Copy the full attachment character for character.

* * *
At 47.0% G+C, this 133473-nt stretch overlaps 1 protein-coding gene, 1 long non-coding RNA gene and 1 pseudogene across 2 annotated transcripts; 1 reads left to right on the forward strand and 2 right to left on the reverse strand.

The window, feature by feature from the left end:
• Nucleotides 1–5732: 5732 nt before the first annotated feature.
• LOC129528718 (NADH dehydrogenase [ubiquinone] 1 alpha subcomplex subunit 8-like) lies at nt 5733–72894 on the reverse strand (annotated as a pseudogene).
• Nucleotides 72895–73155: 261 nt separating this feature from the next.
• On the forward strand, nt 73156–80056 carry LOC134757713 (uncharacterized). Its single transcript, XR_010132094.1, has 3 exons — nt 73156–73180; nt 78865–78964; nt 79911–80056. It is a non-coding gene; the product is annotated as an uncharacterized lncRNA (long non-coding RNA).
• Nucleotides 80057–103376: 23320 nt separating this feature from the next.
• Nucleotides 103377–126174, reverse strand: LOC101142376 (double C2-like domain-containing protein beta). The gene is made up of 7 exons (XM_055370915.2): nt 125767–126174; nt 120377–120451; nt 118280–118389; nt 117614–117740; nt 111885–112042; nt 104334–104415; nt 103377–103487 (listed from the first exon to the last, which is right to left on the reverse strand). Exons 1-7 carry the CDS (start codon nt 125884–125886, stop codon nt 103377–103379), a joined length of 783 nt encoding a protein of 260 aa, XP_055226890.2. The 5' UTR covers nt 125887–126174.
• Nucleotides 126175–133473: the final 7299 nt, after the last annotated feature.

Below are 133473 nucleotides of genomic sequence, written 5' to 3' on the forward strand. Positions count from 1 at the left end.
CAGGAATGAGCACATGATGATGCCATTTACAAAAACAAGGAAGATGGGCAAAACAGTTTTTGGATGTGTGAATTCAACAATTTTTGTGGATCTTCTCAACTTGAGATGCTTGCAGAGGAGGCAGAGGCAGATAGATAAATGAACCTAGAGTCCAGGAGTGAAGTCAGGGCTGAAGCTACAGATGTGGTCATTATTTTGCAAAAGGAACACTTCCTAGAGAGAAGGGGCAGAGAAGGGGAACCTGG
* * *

At 47.0% G+C, this 133473-nt stretch overlaps 1 protein-coding gene, 1 long non-coding RNA gene and 1 pseudogene across 2 annotated transcripts; 1 reads left to right on the forward strand and 2 right to left on the reverse strand.

The window, feature by feature from the left end:
• Nucleotides 1–5732: 5732 nt before the first annotated feature.
• LOC129528718 (NADH dehydrogenase [ubiquinone] 1 alpha subcomplex subunit 8-like) lies at nt 5733–72894 on the reverse strand (annotated as a pseudogene).
• Nucleotides 72895–73155: 261 nt separating this feature from the next.
• On the forward strand, nt 73156–80056 carry LOC134757713 (uncharacterized). Its single transcript, XR_010132094.1, has 3 exons — nt 73156–73180; nt 78865–78964; nt 79911–80056. It is a non-coding gene; the product is annotated as an uncharacterized lncRNA (long non-coding RNA).
• Nucleotides 80057–103376: 23320 nt separating this feature from the next.
• Nucleotides 103377–126174, reverse strand: LOC101142376 (double C2-like domain-containing protein beta). The gene is made up of 7 exons (XM_055370915.2): nt 125767–126174; nt 120377–120451; nt 118280–118389; nt 117614–117740; nt 111885–112042; nt 104334–104415; nt 103377–103487 (listed from the first exon to the last, which is right to left on the reverse strand). Exons 1-7 carry the CDS (start codon nt 125884–125886, stop codon nt 103377–103379), a joined length of 783 nt encoding a protein of 260 aa, XP_055226890.2. The 5' UTR covers nt 125887–126174.
• Nucleotides 126175–133473: the final 7299 nt, after the last annotated feature.

Below are 133473 nucleotides of genomic sequence, written 5' to 3' on the forward strand. Positions count from 1 at the left end.
CAGGAATGAGCACATGATGATGCCATTTACAAAAACAAGGAAGATGGGCAAAACAGTTTTTGGATGTGTGAATTCAACAATTTTTGTGGATCTTCTCAACTTGAGATGCTTGCAGAGGAGGCAGAGGCAGATAGATAAATGAACCTAGAGTCCAGGAGTGAAGTCAGGGCTGAAGCTACAGATGTGGTCATTATTTTGCAAAAGGAACACTTCCTAGAGAGAAGGGGCAGAGAAGGGGAACCTGG